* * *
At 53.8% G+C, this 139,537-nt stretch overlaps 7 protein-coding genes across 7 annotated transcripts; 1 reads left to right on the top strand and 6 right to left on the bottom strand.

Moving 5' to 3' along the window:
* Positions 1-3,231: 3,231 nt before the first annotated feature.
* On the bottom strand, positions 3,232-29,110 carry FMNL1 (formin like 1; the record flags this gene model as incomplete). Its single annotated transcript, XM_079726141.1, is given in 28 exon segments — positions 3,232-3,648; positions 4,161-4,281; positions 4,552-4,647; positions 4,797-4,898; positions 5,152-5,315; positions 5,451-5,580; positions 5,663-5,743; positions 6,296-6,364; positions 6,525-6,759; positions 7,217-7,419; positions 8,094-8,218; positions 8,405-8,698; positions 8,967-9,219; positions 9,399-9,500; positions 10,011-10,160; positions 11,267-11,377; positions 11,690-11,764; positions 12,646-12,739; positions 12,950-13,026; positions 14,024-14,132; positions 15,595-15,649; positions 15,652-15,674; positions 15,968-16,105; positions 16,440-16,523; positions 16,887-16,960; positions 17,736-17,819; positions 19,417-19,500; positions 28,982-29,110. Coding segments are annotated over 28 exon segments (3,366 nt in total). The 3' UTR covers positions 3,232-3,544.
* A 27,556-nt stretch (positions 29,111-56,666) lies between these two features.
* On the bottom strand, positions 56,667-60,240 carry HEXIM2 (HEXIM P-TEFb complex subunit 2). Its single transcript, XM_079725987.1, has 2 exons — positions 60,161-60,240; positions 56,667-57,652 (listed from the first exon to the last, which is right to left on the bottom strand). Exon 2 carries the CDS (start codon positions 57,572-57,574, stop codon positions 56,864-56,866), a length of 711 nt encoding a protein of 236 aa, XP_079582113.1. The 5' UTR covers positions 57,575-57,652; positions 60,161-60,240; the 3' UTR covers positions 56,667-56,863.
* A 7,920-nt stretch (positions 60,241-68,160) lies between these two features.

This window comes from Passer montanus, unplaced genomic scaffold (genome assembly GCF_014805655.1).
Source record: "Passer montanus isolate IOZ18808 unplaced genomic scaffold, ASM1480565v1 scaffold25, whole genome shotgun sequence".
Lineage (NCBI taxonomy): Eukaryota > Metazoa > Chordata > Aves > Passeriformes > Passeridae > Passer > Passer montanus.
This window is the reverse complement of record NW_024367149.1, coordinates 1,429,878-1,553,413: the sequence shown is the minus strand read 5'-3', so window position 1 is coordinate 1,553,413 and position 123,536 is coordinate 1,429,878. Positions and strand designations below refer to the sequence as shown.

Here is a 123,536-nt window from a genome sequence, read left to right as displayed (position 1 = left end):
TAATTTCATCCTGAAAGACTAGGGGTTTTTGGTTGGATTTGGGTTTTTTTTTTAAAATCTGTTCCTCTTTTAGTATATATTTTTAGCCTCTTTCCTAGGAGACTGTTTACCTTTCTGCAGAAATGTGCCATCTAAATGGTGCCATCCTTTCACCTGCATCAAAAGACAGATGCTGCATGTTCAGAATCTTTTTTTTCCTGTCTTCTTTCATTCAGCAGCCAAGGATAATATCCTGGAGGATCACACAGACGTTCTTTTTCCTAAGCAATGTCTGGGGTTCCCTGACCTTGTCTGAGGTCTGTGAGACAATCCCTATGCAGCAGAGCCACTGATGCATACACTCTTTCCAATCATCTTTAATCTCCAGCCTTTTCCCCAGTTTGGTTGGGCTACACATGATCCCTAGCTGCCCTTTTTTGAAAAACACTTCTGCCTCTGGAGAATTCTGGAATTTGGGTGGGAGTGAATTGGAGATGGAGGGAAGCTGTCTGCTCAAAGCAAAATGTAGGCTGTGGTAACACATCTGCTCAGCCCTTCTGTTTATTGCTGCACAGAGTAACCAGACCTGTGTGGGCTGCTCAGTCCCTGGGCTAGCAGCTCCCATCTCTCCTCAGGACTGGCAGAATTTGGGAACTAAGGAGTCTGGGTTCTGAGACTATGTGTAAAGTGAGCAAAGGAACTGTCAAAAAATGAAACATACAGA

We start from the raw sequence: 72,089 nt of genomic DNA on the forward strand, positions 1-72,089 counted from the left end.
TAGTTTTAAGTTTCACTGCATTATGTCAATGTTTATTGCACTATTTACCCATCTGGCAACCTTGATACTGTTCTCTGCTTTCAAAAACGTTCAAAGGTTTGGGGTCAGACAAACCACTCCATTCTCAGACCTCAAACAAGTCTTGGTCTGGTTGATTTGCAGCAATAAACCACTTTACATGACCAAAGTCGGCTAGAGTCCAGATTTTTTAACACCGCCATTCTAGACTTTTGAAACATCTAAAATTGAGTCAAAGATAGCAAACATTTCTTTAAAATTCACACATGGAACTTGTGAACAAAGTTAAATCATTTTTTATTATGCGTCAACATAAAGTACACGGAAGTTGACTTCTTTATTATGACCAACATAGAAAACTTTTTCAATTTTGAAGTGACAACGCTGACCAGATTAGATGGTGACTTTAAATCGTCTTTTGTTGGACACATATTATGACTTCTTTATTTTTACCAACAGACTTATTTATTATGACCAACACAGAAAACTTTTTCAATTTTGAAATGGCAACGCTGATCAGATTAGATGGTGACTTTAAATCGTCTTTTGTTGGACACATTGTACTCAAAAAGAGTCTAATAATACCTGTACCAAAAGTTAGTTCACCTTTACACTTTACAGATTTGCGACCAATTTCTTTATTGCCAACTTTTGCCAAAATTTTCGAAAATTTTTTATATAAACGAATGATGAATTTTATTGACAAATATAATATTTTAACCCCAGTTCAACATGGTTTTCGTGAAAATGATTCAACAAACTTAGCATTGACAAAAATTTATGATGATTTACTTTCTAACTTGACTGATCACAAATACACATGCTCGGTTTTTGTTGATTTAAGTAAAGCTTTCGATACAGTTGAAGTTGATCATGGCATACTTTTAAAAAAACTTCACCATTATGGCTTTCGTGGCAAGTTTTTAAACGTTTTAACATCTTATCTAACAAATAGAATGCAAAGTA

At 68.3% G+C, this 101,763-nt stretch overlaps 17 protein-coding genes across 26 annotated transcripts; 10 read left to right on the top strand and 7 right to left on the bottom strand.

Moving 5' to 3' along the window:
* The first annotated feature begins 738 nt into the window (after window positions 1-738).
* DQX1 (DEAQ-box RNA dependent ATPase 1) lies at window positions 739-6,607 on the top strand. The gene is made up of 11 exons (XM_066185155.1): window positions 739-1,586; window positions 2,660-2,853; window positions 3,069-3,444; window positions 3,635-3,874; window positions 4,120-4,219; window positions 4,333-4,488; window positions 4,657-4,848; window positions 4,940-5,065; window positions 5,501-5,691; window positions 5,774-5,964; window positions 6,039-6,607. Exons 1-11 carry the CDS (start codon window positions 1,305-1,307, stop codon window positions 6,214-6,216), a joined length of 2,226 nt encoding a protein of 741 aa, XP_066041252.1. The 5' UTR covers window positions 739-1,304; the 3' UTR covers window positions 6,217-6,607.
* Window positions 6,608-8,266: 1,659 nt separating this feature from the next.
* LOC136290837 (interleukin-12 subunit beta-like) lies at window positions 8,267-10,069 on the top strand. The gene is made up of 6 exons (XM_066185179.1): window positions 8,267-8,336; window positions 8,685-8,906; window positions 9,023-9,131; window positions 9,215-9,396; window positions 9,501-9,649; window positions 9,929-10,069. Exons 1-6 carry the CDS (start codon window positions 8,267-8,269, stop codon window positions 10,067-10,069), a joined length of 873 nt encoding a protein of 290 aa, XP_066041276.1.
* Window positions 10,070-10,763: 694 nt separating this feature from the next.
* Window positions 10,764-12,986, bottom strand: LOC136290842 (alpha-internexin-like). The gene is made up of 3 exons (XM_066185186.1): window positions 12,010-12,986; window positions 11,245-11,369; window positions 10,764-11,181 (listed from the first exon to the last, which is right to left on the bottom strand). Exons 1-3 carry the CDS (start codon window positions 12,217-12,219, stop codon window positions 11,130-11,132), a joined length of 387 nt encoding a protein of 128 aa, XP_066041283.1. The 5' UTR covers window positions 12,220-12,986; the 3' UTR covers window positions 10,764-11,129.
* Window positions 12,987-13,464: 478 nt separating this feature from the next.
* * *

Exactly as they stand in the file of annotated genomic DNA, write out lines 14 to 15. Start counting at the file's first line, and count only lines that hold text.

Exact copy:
We start from the raw sequence: 72,089 nt of genomic DNA on the forward strand, positions 1-72,089 counted from the left end.
TAGTTTTAAGTTTCACTGCATTATGTCAATGTTTATTGCACTATTTACCCATCTGGCAACCTTGATACTGTTCTCTGCTTTCAAAAACGTTCAAAGGTTTGGGGTCAGACAAACCACTCCATTCTCAGACCTCAAACAAGTCTTGGTCTGGTTGATTTGCAGCAATAAACCACTTTACATGACCAAAGTCGGCTAGAGTCCAGATTTTTTAACACCGCCATTCTAGACTTTTGAAACATCTAAAATTGAGTCAAAGATAGCAAACATTTCTTTAAAATTCACACATGGAACTTGTGAACAAAGTTAAATCATTTTTTATTATGCGTCAACATAAAGTACACGGAAGTTGACTTCTTTATTATGACCAACATAGAAAACTTTTTCAATTTTGAAGTGACAACGCTGACCAGATTAGATGGTGACTTTAAATCGTCTTTTGTTGGACACATATTATGACTTCTTTATTTTTACCAACAGACTTATTTATTATGACCAACACAGAAAACTTTTTCAATTTTGAAATGGCAACGCTGATCAGATTAGATGGTGACTTTAAATCGTCTTTTGTTGGACACATTGTACTCAAAAAGAGTCTAATAATACCTGTACCAAAAGTTAGTTCACCTTTACACTTTACAGATTTGCGACCAATTTCTTTATTGCCAACTTTTGCCAAAATTTTCGAAAATTTTTTATATAAACGAATGATGAATTTTATTGACAAATATAATATTTTAACCCCAGTTCAACATGGTTTTCGTGAAAATGATTCAACAAACTTAGCATTGACAAAAATTTATGATGATTTACTTTCTAACTTGACTGATCACAAATACACATGCTCGGTTTTTGTTGATTTAAGTAAAGCTTTCGATACAGTTGAAGTTGATCATGGCATACTTTTAAAAAAACTTCACCATTATGGCTTTCGTGGCAAGTTTTTAAACGTTTTAACATCTTATCTAACAAATAGAATGCAAAGTA